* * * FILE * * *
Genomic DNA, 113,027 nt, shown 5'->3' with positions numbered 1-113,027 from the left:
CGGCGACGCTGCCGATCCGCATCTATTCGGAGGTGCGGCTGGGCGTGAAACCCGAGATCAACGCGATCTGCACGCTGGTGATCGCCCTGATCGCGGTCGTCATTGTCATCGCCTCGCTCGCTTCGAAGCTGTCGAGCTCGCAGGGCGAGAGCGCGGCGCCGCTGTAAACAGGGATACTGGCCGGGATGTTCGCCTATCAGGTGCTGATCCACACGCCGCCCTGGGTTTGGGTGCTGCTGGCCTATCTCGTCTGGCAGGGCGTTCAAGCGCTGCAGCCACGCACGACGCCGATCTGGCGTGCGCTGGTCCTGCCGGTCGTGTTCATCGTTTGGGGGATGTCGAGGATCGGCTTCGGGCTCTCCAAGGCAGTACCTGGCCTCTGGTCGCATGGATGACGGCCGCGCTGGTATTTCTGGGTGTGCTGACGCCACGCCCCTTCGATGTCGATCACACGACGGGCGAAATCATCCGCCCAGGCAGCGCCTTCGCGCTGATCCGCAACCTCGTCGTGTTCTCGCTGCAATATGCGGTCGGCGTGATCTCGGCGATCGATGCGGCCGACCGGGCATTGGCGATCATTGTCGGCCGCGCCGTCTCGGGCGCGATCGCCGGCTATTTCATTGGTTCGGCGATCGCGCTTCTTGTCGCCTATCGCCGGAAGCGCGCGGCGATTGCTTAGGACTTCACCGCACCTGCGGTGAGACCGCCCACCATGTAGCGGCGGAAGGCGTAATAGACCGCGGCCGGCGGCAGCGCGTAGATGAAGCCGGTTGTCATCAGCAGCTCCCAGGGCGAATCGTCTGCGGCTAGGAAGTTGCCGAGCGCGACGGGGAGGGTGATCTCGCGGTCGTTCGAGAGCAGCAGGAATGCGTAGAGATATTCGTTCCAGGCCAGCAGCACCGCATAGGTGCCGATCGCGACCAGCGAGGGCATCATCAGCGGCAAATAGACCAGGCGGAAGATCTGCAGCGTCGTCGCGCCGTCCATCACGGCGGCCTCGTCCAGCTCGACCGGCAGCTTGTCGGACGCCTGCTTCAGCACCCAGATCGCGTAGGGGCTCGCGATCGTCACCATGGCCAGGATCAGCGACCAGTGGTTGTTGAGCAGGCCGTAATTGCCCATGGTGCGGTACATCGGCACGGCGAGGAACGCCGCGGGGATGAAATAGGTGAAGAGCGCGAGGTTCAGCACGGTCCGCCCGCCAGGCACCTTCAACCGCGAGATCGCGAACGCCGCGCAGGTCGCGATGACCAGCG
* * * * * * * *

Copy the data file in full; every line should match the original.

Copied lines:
Genomic DNA, 113,027 nt, shown 5'->3' with positions numbered 1-113,027 from the left:
CGGCGACGCTGCCGATCCGCATCTATTCGGAGGTGCGGCTGGGCGTGAAACCCGAGATCAACGCGATCTGCACGCTGGTGATCGCCCTGATCGCGGTCGTCATTGTCATCGCCTCGCTCGCTTCGAAGCTGTCGAGCTCGCAGGGCGAGAGCGCGGCGCCGCTGTAAACAGGGATACTGGCCGGGATGTTCGCCTATCAGGTGCTGATCCACACGCCGCCCTGGGTTTGGGTGCTGCTGGCCTATCTCGTCTGGCAGGGCGTTCAAGCGCTGCAGCCACGCACGACGCCGATCTGGCGTGCGCTGGTCCTGCCGGTCGTGTTCATCGTTTGGGGGATGTCGAGGATCGGCTTCGGGCTCTCCAAGGCAGTACCTGGCCTCTGGTCGCATGGATGACGGCCGCGCTGGTATTTCTGGGTGTGCTGACGCCACGCCCCTTCGATGTCGATCACACGACGGGCGAAATCATCCGCCCAGGCAGCGCCTTCGCGCTGATCCGCAACCTCGTCGTGTTCTCGCTGCAATATGCGGTCGGCGTGATCTCGGCGATCGATGCGGCCGACCGGGCATTGGCGATCATTGTCGGCCGCGCCGTCTCGGGCGCGATCGCCGGCTATTTCATTGGTTCGGCGATCGCGCTTCTTGTCGCCTATCGCCGGAAGCGCGCGGCGATTGCTTAGGACTTCACCGCACCTGCGGTGAGACCGCCCACCATGTAGCGGCGGAAGGCGTAATAGACCGCGGCCGGCGGCAGCGCGTAGATGAAGCCGGTTGTCATCAGCAGCTCCCAGGGCGAATCGTCTGCGGCTAGGAAGTTGCCGAGCGCGACGGGGAGGGTGATCTCGCGGTCGTTCGAGAGCAGCAGGAATGCGTAGAGATATTCGTTCCAGGCCAGCAGCACCGCATAGGTGCCGATCGCGACCAGCGAGGGCATCATCAGCGGCAAATAGACCAGGCGGAAGATCTGCAGCGTCGTCGCGCCGTCCATCACGGCGGCCTCGTCCAGCTCGACCGGCAGCTTGTCGGACGCCTGCTTCAGCACCCAGATCGCGTAGGGGCTCGCGATCGTCACCATGGCCAGGATCAGCGACCAGTGGTTGTTGAGCAGGCCGTAATTGCCCATGGTGCGGTACATCGGCACGGCGAGGAACGCCGCGGGGATGAAATAGGTGAAGAGCGCGAGGTTCAGCACGGTCCGCCCGCCAGGCACCTTCAACCGCGAGATCGCGAACGCCGCGCAGGTCGCGATGACCAGCG